Role of STAG2 in Myeloid Malignancies

    Student thesis: Doctoral ThesisDoctor of Philosophy


    Myelodysplastic syndrome (MDS) a clonal disease arising from the mutation of the haematopoietic stem cells is characterized by the presence of peripheral blood cytopenias, dysplastic haematopoietic differentiation and transformation to acute myeloid leukaemia (AML). Defects in the DNA damage repair pathway in MDS and AML give rise to chromosomal instability (CI) such as aneuploidy, chromosomal translocation and loss of heterozygosity (LOH) a hallmark of human neoplasm. Cohesin a multiprotein complex responsible for tethering the sister chromatids together until their timely separation in mitosis has been linked with the phenomena of chromosomal instability. In this study, second generation sequencing (SGS) was performed in a panel of 154 MDS patients to characterize the incidence and functional consequences of cohesin mutations in myeloid malignancies. This led to the identification of mutations in three components of cohesin ring in 6% (9/154) of the patients with maximum number of mutations identified in STAG2. None of the patients with cohesin aberrations had a TP53 mutation and all the patients with cohesin mutations showed a significant progression free survival. Four of the patients showed co-existing mutations in ASXL1 (an epigenetic regulator) and SRSF2 (pre-mRNA splicing factor).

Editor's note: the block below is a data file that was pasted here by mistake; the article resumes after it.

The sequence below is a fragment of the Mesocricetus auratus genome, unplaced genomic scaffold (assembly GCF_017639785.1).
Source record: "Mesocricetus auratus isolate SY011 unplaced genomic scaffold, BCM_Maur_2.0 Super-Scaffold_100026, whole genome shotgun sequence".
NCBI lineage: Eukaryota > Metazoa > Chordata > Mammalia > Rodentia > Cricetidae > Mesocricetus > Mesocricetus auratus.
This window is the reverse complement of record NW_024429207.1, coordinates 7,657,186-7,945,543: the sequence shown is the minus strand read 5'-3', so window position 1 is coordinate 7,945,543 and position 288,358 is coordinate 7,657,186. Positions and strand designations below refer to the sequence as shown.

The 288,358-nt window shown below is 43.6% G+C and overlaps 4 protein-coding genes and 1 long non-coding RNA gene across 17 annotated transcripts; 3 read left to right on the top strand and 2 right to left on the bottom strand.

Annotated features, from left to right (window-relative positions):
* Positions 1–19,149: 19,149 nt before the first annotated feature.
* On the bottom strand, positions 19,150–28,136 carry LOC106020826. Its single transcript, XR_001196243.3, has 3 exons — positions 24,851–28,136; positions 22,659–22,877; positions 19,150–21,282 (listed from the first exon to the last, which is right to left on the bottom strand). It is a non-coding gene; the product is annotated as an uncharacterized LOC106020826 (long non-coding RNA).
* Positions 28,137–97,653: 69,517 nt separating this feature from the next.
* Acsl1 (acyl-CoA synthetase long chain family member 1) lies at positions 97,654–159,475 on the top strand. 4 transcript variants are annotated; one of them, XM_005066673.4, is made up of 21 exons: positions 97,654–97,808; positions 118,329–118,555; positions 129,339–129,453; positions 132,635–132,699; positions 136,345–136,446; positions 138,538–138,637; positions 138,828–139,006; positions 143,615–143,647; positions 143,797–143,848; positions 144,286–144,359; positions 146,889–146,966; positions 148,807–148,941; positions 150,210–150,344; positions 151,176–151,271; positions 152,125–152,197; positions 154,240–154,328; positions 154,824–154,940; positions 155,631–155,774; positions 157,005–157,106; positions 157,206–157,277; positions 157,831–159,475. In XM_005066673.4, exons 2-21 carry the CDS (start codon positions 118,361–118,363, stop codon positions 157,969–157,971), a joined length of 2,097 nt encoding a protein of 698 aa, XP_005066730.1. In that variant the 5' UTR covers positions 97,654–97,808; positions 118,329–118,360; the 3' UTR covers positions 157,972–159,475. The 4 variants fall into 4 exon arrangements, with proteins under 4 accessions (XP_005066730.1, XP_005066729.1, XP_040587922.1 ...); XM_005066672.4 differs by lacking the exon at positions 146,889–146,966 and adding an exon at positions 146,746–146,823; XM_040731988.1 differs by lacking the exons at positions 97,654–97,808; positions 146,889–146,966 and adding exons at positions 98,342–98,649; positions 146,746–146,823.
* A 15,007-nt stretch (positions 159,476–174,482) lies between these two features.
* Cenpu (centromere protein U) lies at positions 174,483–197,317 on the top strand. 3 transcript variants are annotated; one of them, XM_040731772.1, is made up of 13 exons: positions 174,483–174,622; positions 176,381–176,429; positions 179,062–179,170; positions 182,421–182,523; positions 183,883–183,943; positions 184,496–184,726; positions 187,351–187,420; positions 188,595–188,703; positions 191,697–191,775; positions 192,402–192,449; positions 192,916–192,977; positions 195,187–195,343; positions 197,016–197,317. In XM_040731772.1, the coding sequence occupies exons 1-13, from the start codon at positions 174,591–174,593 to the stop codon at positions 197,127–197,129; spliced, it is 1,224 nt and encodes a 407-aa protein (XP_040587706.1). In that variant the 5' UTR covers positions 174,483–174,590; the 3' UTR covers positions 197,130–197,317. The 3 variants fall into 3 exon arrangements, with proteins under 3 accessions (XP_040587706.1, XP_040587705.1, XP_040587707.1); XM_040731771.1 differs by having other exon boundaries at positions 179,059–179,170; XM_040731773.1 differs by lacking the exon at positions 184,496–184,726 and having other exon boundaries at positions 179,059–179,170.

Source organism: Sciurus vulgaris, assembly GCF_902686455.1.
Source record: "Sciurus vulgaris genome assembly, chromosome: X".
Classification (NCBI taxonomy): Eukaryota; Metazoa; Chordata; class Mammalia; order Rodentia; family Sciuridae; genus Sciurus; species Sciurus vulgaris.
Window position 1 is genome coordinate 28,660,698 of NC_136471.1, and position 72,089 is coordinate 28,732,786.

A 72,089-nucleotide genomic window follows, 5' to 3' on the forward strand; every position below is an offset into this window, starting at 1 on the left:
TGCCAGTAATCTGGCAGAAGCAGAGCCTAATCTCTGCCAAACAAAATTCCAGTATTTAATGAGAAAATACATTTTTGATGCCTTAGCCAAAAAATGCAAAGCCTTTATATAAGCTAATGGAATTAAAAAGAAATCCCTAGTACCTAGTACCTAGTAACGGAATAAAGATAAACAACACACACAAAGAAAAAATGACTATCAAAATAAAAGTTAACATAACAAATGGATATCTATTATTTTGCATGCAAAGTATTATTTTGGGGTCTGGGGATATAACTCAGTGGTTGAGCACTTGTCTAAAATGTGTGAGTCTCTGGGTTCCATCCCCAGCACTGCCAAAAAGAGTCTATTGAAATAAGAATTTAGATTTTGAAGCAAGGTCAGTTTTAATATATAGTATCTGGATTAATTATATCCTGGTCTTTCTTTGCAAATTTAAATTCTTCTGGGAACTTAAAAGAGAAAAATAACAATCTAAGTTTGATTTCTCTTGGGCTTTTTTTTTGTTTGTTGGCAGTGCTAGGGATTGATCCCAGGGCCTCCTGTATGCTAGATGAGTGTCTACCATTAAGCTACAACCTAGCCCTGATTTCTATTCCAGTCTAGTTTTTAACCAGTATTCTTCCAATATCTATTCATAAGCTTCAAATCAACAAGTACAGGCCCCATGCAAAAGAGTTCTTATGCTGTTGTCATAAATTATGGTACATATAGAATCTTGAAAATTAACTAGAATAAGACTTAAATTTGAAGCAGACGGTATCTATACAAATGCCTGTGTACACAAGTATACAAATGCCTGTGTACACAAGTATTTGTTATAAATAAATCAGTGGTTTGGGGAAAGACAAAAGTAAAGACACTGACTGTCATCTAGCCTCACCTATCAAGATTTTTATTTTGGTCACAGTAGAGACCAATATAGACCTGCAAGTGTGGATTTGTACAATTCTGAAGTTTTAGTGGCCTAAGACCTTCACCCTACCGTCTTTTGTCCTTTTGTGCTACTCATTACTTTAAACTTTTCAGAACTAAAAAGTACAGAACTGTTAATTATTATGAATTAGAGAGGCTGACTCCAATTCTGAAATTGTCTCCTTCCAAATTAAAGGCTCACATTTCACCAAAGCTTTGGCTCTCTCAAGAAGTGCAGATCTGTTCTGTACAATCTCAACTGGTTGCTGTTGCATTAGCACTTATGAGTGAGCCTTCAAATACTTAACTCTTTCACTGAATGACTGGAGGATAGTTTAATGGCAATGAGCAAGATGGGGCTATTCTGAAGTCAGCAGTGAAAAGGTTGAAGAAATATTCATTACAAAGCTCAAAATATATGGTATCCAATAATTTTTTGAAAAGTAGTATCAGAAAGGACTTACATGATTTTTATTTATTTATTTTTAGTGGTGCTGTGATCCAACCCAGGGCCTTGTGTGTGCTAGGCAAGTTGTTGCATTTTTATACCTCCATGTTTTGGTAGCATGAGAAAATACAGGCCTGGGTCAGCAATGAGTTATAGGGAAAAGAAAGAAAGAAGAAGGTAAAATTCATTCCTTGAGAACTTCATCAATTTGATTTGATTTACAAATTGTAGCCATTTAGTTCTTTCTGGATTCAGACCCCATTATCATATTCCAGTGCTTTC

To elucidate the functional consequences of STAG2 mutations and the possibility for it to be exploited synthetically as a target for therapeutic intervention two cell lines; a myeloid cell line, U937 with a stable knockdown of STAG2 and a urinary bladder cell line, UMUC3 with mutated STAG2 were used to study the effect of loss of STAG2 on homologous recombination (HR) repair of DNA, cell cycle kinetics and viability in response to DNA repair pathway inhibitors such as inhibitors of poly- ADP-ribose (PARP) and effect on the expression of other members of the cohesin complex. Knockdown of STAG2 had no effect on the recruitment of RAD51 a marker for HR, cell cycle kinetics and viability in response to treatment with PARP inhibitors. Further no effect on the expression of other members of the cohesin complex was observed upon knockdown of STAG2. The results from this study speculate STAG2 as a candidate which has a role to play in the pathogenesis of MDS not through its involvement in HR pathway but through a mechanism that needs further investigation.
    Date of Award2017
    Original languageEnglish
    Awarding Institution
    • King's College London
    SupervisorGhulam Mufti (Supervisor) & Terry Gaymes (Supervisor)

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